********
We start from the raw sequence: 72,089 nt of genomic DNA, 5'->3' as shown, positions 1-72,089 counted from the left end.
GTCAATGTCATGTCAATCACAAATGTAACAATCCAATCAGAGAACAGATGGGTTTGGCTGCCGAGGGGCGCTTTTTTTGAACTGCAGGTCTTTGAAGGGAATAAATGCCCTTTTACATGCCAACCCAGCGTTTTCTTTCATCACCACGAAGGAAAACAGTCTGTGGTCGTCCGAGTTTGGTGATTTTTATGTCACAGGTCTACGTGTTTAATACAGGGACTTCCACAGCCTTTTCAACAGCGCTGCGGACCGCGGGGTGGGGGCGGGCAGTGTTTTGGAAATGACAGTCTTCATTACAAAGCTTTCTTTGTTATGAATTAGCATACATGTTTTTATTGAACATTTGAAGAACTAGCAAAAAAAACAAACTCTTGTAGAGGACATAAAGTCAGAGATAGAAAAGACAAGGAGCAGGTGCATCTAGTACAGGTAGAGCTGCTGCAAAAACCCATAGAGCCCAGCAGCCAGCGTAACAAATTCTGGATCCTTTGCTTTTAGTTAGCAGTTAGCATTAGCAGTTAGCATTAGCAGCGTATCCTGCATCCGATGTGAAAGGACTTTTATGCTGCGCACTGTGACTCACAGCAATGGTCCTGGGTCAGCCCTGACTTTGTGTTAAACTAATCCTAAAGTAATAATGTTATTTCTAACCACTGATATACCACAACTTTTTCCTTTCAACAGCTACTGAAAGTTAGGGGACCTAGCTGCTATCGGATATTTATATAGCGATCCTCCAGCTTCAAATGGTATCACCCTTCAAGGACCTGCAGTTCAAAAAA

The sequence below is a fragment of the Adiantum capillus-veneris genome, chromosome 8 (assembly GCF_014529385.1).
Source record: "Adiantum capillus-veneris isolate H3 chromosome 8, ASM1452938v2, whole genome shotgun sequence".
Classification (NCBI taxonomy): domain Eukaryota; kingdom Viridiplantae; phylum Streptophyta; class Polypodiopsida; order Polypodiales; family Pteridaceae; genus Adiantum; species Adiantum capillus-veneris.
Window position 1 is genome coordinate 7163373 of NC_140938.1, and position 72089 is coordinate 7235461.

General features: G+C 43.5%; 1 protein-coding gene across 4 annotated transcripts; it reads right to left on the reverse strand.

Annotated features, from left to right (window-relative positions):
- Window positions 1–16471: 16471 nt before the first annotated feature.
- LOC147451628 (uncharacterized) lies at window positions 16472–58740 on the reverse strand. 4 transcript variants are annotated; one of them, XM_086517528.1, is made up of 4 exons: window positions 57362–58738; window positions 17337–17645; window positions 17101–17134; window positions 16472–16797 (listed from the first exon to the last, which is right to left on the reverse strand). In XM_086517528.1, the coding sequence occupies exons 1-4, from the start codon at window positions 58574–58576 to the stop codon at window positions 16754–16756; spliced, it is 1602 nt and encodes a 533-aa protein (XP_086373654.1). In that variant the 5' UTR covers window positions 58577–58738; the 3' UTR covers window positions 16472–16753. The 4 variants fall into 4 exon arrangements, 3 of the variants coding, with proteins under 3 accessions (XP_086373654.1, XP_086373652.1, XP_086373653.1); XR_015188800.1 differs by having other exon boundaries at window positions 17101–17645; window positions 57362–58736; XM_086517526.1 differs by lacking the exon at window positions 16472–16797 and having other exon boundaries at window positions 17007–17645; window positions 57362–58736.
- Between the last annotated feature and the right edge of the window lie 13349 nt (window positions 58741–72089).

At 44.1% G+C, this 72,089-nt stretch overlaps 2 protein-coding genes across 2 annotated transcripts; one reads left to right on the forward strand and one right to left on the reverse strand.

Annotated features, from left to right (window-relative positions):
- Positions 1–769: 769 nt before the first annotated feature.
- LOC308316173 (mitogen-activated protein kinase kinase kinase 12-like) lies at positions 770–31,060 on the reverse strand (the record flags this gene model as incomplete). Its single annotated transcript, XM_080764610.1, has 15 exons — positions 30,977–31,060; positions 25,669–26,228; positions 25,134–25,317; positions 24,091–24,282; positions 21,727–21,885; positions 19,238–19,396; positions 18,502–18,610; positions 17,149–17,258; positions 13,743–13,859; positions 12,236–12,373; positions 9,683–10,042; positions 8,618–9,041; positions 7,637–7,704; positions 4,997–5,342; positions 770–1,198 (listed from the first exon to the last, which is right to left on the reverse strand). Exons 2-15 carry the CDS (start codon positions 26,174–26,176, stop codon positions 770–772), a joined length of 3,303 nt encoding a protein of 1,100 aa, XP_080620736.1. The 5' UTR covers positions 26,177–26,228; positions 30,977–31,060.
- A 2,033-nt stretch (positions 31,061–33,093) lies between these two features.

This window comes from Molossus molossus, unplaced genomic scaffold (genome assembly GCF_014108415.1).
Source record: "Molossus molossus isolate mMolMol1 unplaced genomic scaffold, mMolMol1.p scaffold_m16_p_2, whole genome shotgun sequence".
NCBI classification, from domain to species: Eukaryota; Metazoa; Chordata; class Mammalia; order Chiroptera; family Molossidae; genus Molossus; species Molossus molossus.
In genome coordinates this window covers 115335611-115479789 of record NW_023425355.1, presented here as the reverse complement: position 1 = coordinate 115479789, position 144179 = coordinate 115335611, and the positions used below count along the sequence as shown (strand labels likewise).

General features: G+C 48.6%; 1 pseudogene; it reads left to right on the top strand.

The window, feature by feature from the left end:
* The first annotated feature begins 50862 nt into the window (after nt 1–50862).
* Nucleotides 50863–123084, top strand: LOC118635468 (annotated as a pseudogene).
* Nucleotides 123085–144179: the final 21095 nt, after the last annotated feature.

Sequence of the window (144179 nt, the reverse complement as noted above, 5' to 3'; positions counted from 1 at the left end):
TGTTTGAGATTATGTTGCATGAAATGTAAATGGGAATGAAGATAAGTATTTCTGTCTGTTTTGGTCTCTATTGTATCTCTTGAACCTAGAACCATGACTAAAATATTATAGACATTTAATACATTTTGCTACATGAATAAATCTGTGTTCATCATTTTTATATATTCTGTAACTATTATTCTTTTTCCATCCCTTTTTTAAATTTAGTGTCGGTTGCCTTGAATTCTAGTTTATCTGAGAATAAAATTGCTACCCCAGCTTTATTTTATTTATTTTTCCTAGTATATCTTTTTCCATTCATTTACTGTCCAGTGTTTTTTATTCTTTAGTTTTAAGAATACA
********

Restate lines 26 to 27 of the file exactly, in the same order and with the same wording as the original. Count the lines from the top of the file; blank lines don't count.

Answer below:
Sequence of the window (144179 nt, the reverse complement as noted above, 5' to 3'; positions counted from 1 at the left end):
TGTTTGAGATTATGTTGCATGAAATGTAAATGGGAATGAAGATAAGTATTTCTGTCTGTTTTGGTCTCTATTGTATCTCTTGAACCTAGAACCATGACTAAAATATTATAGACATTTAATACATTTTGCTACATGAATAAATCTGTGTTCATCATTTTTATATATTCTGTAACTATTATTCTTTTTCCATCCCTTTTTTAAATTTAGTGTCGGTTGCCTTGAATTCTAGTTTATCTGAGAATAAAATTGCTACCCCAGCTTTATTTTATTTATTTTTCCTAGTATATCTTTTTCCATTCATTTACTGTCCAGTGTTTTTTATTCTTTAGTTTTAAGAATACA